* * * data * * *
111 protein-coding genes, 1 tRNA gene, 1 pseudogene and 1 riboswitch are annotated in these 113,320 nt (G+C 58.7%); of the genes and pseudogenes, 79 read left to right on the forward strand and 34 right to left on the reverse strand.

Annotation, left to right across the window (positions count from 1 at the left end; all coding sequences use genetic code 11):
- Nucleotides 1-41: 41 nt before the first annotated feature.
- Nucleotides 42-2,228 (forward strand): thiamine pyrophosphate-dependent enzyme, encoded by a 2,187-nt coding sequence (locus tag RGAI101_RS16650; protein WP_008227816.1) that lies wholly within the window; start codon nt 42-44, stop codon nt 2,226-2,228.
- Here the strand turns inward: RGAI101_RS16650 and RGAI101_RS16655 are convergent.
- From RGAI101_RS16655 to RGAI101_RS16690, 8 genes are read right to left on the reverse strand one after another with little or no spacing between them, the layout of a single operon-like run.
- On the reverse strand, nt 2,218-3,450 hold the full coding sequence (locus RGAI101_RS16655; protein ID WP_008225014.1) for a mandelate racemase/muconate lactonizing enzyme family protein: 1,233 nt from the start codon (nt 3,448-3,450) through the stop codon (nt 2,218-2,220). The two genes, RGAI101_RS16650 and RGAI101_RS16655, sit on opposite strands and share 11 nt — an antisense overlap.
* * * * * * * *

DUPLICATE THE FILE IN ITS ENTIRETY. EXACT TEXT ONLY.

111 protein-coding genes, 1 tRNA gene, 1 pseudogene and 1 riboswitch are annotated in these 113,320 nt (G+C 58.7%); of the genes and pseudogenes, 79 read left to right on the forward strand and 34 right to left on the reverse strand.

Annotation, left to right across the window (positions count from 1 at the left end; all coding sequences use genetic code 11):
- Nucleotides 1-41: 41 nt before the first annotated feature.
- Nucleotides 42-2,228 (forward strand): thiamine pyrophosphate-dependent enzyme, encoded by a 2,187-nt coding sequence (locus tag RGAI101_RS16650; protein WP_008227816.1) that lies wholly within the window; start codon nt 42-44, stop codon nt 2,226-2,228.
- Here the strand turns inward: RGAI101_RS16650 and RGAI101_RS16655 are convergent.
- From RGAI101_RS16655 to RGAI101_RS16690, 8 genes are read right to left on the reverse strand one after another with little or no spacing between them, the layout of a single operon-like run.
- On the reverse strand, nt 2,218-3,450 hold the full coding sequence (locus RGAI101_RS16655; protein ID WP_008225014.1) for a mandelate racemase/muconate lactonizing enzyme family protein: 1,233 nt from the start codon (nt 3,448-3,450) through the stop codon (nt 2,218-2,220). The two genes, RGAI101_RS16650 and RGAI101_RS16655, sit on opposite strands and share 11 nt — an antisense overlap.